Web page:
MKs demand probe into allegations Netanyahu shredded papers before transition

Labor lawmaker Kariv urges AG to open investigation and Meretz’s Golan posits evidence-tampering could have taken place, but Likud says all documents stored digitally

Prime Minister Benjamin Netanyahu leads the weekly cabinet meeting at the Prime Minister's Office in Jerusalem, December 1, 2019. (Marc Israel Sellem/POOL)
Prime Minister Benjamin Netanyahu leads the weekly cabinet meeting at the Prime Minister's Office in Jerusalem, December 1, 2019. (Marc Israel Sellem/POOL)

The incoming head of a top Knesset committee is calling for a probe into allegations that former prime minister Benjamin Netanyahu ordered staffers to shred documents at the Prime Minister’s Office before he handed power to successor Naftali Bennett this week.

Gilad Kariv, a freshman Labor MK slated to lead the Knesset’s Constitution Law and Justice Committee, said the alleged activity would not only be illegal but a “total deviation from standard operating procedures.”

“These actions represent a blow to government continuity and could stymie the orderly and proper transfer of power from one government to the next,” Kariv wrote to Attorney General Avichai Mandelblit, requesting he open a probe into the allegations. “This matter demands a swift and fundamental investigation as it touches on the heart of democratic life … and no less so also matters of national security.”

Kariv also asked Mandelblit to issue clear guidelines to government staff on prohibitions against destroying official documents.

Gilad Kariv, leader of the Reform movement in Israel and a candidate for Knesset on the Labor party list, poses for a photo at the Party’s headquarter In Tel Aviv, Israel, March 17, 2021. (AP Photo/Tsafrir Abayov)

On Thursday, the Haaretz daily reported that aides in the PMO had shredded some documents that had been stored in safes in a part of the office where Netanyahu and other top officials had desks, at the behest of the Likud leader. The alleged act took place on Sunday, hours before the Knesset voted to install a new government headed by Bennett, removing Netanyahu from power after 12 years.

Meretz MK Yair Golan also urged a probe into the shredding claims Friday, calling on the police chief and head of the Shin Bet to look into the possibility that it involved tampering with incriminating evidence. Golan was likely referring to the submarine scandal, known as Case 3000. in which several people with ties to Netanyahu have been accused of taking bribes to help facilitate a massive naval contract.

Netanyahu is not a suspect in the case, but several lawmakers — including Foreign Minister Yair Lapid, who is set to become prime minister in 2023 — have called for Netanyahu’s possible role in the affair to be examined. Netanyahu is also on trial in three criminal cases related to his time as head of government.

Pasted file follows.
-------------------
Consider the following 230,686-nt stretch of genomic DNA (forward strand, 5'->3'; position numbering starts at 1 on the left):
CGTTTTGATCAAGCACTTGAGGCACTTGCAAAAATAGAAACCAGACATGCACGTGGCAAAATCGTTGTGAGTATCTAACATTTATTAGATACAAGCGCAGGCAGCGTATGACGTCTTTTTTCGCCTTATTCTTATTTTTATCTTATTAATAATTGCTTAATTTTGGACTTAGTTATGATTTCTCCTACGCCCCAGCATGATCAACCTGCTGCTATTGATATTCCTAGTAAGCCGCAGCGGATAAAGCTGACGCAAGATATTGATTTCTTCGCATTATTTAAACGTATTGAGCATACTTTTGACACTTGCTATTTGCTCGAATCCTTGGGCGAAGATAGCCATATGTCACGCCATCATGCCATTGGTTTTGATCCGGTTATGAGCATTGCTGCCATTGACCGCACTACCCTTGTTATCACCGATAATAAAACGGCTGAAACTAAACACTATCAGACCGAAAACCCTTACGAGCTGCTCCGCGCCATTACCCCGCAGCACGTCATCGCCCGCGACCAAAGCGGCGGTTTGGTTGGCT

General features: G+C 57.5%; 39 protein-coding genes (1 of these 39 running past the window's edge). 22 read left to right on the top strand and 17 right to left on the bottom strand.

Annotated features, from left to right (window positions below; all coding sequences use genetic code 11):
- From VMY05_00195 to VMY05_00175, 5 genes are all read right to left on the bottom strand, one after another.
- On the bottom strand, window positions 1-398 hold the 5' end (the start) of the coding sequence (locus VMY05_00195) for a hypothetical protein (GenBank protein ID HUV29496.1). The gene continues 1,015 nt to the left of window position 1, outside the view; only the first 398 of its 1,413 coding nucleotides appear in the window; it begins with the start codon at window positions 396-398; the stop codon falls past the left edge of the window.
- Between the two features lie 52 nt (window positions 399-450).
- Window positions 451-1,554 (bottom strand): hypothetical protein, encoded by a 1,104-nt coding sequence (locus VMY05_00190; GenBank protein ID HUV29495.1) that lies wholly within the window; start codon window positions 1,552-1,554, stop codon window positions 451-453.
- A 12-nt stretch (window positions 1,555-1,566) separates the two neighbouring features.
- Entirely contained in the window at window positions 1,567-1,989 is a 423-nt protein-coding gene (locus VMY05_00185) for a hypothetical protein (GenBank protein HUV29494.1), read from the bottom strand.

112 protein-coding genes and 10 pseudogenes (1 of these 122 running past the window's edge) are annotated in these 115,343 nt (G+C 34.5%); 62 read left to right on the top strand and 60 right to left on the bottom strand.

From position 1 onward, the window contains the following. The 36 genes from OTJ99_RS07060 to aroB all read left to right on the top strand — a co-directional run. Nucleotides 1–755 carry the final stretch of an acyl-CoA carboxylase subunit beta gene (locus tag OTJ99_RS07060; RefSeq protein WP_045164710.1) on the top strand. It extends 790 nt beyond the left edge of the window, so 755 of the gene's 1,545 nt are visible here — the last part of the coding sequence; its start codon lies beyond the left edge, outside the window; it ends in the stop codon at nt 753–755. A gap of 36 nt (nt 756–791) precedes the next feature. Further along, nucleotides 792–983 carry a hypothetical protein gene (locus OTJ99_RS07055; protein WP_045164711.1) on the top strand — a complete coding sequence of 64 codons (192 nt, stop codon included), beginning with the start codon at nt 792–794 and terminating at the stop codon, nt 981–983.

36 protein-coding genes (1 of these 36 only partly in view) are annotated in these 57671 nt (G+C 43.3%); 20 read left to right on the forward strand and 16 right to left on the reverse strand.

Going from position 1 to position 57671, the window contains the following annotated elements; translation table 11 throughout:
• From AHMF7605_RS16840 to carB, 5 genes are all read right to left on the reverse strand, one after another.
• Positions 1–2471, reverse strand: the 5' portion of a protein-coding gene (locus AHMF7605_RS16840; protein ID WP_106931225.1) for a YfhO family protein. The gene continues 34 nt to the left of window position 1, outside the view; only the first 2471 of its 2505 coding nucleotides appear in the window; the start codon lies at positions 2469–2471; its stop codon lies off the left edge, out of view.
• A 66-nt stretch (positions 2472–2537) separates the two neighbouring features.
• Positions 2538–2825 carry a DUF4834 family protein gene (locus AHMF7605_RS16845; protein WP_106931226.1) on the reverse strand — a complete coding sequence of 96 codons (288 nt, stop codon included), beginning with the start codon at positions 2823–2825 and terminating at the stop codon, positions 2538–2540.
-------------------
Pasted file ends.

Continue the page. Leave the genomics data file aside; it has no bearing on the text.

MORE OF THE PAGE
A man rides in a mock submarine during a protest against Prime Minister Benjamin Netanyahu in Tel Aviv, Israel, Wednesday, Oct. 14, 2020. (AP/Oded Balilty)

Likud has denied the shredding allegations as “totally false,” and the PMO said it was unaware of any shredding activity but would check into the claims.

On Friday, Likud again denied the allegations, saying in a tweet that the claims were “absurd” and that all documents had been preserved digitally.

“The media which always attacked us by claiming that it is its job to criticize the government is now working to give the regime a pass and attack the opposition with false and ridiculous claims,” the party said in a tweet, which was shared by Netanyahu.

It’s not known what documents were allegedly shredded, though according to Haaretz, the safes they were stored in usually held documents relating to officials’ schedules, routine government work and more.

Yaakov Lozowick, who was the state’s chief archivist from 2011 to 2018, told Army Radio Friday that if the materials were shredded, there may not have been a digital copy.

“If they are shredding documents in the prime minister’s bureau, it would seem it’s not information that other people have, so it stands to reason that we’re talking about the most sensitive materials,” he said.

Workers seen at the Israeli state archives in Jerusalem on September 3, 2012. (Yonatan Sindel/Flash90)

On Monday, Netanyahu handed the Prime Minister’s Office and its formal powers over to Bennett in an unusually terse and short meeting, which ended without a traditional ceremony, handshake, or photo-op, an indication of the animus Netanyahu harbors toward Bennett, his own one-time chief of staff.

According to a Haaretz report Friday citing unnamed senior sources said incoming PMO staff were in “serious shock” over the slapdash nature of the handover and lack of information given to the new team.

“There’s nothing. No workflow procedures, no orderly organizational culture, important posts are unstaffed,” the source was quoted saying. “Critical things for defense and the economy were inconceivably neglected. There’s no documentation of the work, not even regarding the Iranian nuclear issue and ties with the White House.”

Likud denied the allegations to the paper, saying that Netanyahu had “left the office in the most orderly state it was ever in.”

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